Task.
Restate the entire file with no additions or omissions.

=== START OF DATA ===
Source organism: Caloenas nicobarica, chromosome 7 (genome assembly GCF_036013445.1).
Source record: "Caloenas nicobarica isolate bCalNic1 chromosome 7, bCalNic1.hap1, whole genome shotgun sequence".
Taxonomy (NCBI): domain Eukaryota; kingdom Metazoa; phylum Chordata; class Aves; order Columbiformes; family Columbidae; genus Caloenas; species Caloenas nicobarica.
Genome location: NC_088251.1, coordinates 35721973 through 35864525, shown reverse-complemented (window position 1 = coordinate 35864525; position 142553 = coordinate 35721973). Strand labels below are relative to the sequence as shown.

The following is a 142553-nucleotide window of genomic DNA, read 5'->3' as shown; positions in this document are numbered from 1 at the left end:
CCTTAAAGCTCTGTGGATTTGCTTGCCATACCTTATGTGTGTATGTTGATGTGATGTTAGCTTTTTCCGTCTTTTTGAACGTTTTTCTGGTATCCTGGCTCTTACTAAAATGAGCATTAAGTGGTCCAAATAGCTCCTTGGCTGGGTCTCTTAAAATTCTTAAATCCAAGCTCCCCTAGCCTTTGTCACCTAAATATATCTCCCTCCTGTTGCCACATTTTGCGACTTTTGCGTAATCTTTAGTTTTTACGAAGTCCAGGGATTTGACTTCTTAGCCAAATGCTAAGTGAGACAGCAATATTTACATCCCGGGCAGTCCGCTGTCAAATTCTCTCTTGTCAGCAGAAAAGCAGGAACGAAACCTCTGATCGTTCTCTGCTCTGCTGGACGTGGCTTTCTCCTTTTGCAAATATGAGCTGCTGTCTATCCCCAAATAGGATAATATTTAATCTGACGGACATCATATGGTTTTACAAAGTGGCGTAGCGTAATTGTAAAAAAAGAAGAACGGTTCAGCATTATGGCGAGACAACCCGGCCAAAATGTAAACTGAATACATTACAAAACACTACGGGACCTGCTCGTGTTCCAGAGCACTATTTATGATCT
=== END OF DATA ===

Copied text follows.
Source organism: Caloenas nicobarica, chromosome 7 (genome assembly GCF_036013445.1).
Source record: "Caloenas nicobarica isolate bCalNic1 chromosome 7, bCalNic1.hap1, whole genome shotgun sequence".
Taxonomy (NCBI): domain Eukaryota; kingdom Metazoa; phylum Chordata; class Aves; order Columbiformes; family Columbidae; genus Caloenas; species Caloenas nicobarica.
Genome location: NC_088251.1, coordinates 35721973 through 35864525, shown reverse-complemented (window position 1 = coordinate 35864525; position 142553 = coordinate 35721973). Strand labels below are relative to the sequence as shown.

The following is a 142553-nucleotide window of genomic DNA, read 5'->3' as shown; positions in this document are numbered from 1 at the left end:
CCTTAAAGCTCTGTGGATTTGCTTGCCATACCTTATGTGTGTATGTTGATGTGATGTTAGCTTTTTCCGTCTTTTTGAACGTTTTTCTGGTATCCTGGCTCTTACTAAAATGAGCATTAAGTGGTCCAAATAGCTCCTTGGCTGGGTCTCTTAAAATTCTTAAATCCAAGCTCCCCTAGCCTTTGTCACCTAAATATATCTCCCTCCTGTTGCCACATTTTGCGACTTTTGCGTAATCTTTAGTTTTTACGAAGTCCAGGGATTTGACTTCTTAGCCAAATGCTAAGTGAGACAGCAATATTTACATCCCGGGCAGTCCGCTGTCAAATTCTCTCTTGTCAGCAGAAAAGCAGGAACGAAACCTCTGATCGTTCTCTGCTCTGCTGGACGTGGCTTTCTCCTTTTGCAAATATGAGCTGCTGTCTATCCCCAAATAGGATAATATTTAATCTGACGGACATCATATGGTTTTACAAAGTGGCGTAGCGTAATTGTAAAAAAAGAAGAACGGTTCAGCATTATGGCGAGACAACCCGGCCAAAATGTAAACTGAATACATTACAAAACACTACGGGACCTGCTCGTGTTCCAGAGCACTATTTATGATCT